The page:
basket, and others only fretted about the future of wildlife in America, Aldo Leopold fathered the new science of game management. He was a graduate of Yale’s Forestry School, and his laboratory was a depleted farm in central Wisconsin. “Leopold, through his observations, not only seized upon the idea of actively managing game for its benefit, but realized the same tools that had once caused harm could be used for progress, if the goals were changed,” Nelle said. “Then, he condensed the primary principles of an entire field into a two-statement thesis. That is true genius.” One of the beauties of Leopold’s tool box is it is representational, meaning the actual tools change, as technology and techniques advance. Today, the ax represents the tools, either mechanical or chemical, necessary to manage woody plants, whether they are trees in the forest or brush on the rangelands. The plow represents activities that involve seeding, such as installing food plots or reintro-

february 2014

ducing native plants. The cow represents the impact of planned livestock grazing, regardless of species. Fire is prescribed burning in both hot and cold seasons. And the gun represents the recognition of carrying capacity and population management. “The tool box analogy is probably overused, but only because it works,” Nelle said. “Carpenters own a variety of tools, but they don’t use them all on every job, and neither should land managers. A tool, whether it’s a hammer, a chisel, or a saw or an excavator, a drip torch or a herd of cattle, is only effective if it chosen to do an appropriate job and then applied with skill.” As the science of wildlife management matured over the past 80 years, the tools and the thesis have stood the test of time. For many wildlife professionals and landowners, the thesis has become a foundational tenet. “For many wildlife managers, Leopold’s Thesis of Game Management is as central to their philosophical framework as John 3:16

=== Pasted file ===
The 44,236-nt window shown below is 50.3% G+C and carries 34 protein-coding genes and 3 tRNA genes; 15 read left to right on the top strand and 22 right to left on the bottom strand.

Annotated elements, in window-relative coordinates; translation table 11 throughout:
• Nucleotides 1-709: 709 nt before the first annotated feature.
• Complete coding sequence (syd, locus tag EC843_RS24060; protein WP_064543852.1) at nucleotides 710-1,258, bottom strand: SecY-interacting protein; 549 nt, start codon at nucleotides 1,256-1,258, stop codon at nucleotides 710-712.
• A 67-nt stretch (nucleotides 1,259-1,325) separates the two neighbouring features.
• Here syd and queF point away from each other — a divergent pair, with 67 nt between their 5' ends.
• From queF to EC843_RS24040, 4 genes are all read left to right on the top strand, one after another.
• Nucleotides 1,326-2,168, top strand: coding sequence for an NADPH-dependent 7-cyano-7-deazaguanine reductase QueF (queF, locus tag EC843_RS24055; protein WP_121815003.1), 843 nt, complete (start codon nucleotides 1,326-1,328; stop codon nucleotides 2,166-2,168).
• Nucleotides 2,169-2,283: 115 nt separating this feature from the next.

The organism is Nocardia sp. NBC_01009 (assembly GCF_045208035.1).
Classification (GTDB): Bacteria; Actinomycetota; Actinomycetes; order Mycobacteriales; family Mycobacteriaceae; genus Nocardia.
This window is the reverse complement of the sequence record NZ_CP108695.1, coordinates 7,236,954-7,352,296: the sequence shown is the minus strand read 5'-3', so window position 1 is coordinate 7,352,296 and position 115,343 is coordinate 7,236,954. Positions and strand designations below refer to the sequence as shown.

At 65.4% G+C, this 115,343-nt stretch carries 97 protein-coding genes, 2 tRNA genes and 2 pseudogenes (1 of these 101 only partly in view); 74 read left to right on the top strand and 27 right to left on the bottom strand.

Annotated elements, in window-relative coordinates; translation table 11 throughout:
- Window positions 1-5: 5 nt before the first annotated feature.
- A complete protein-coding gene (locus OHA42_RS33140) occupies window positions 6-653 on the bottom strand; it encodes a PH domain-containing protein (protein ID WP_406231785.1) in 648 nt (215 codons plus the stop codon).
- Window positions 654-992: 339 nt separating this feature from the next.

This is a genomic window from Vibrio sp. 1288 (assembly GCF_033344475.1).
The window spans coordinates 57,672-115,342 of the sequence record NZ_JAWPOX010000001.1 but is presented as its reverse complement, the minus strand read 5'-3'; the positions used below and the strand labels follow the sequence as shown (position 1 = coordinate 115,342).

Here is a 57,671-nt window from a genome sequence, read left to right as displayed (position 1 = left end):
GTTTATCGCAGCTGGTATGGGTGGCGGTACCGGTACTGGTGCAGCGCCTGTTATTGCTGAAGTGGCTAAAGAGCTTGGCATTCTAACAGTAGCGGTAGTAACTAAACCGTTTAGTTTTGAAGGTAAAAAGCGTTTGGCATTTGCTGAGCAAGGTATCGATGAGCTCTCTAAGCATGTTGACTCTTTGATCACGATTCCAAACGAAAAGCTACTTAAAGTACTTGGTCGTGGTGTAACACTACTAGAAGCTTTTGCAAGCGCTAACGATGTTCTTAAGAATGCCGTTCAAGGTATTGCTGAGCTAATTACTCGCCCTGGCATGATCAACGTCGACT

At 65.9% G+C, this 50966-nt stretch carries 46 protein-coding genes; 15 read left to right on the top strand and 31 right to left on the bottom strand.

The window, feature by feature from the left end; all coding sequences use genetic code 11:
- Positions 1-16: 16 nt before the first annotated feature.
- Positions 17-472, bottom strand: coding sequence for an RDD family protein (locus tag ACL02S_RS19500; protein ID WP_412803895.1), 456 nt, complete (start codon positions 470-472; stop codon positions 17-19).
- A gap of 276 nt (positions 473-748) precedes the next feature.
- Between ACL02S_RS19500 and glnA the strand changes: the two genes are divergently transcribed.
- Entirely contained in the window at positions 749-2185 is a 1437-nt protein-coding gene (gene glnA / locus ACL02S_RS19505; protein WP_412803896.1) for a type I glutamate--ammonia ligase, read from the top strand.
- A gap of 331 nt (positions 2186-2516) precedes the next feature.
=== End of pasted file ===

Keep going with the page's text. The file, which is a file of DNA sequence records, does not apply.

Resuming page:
is for practicing Christians,” said Nelle. While the tools and their application garner the lion’s share of attention given to the thesis, it is important that three key words – creative, purposeful, and continuing – not be overshadowed, he said. Leopold recognized creativity – the ability to see the problem and the solution in a new way – was an essential component for success, Nelle said. By choosing the word “purposeful,” Leopold made it clear that successful wildlife management was not a happenstance, but a deliberate decision to move toward a clear goal. Finally, Leopold knew that wildlife management was not a one-time, one-solution proposition, but an ongoing process, because Mother Nature doesn’t sit still. As an example of Leopold’s words in action, Nelle once worked with a Kimble County landowner who wanted to re-establish Indiangrass on his ranch, despite the fact that very little Indiangrass still remained on his land. Indiangrass seed is expensive and relatively hard to establish, so purchasing large quantities of seed and broadcasting it was out of the question. The solution came to the landowner as he was grubbing cedar. He noticed that when he uprooted a tree, he exposed and disturbed a small patch of soil, enriched by years of decaying needle litter. He began hand planting Indiangrass seed in each disturbance, giving the seed the benefit of the extra nutrients and moisture that had been trapped beneath the cedar. Over time, because of his deliberate purposeful steps toward the goal, the landowner has established small stands of Indiangrass throughout the ranch. While the ranch will not be covered by Indiangrass in the landowner’s lifetime, he is taking incremental, positive steps toward his goal and making ecological progress. Interestingly, the Thesis of Game Management appears in the Preface of Leopold’s first book, Game Management, not in the closing pages. “For most people, achieving the simple brilliance of the thesis would have been the end of their work, but for Leopold, it was the jumping off point for his thoughts,” Nelle said. “To me, this demonstrates that Leopold really believed that wildlife management – and the study of wildlife management – was not a one-time proposition, but a continuous process of evaluation, adjustment and progress, built on experience.”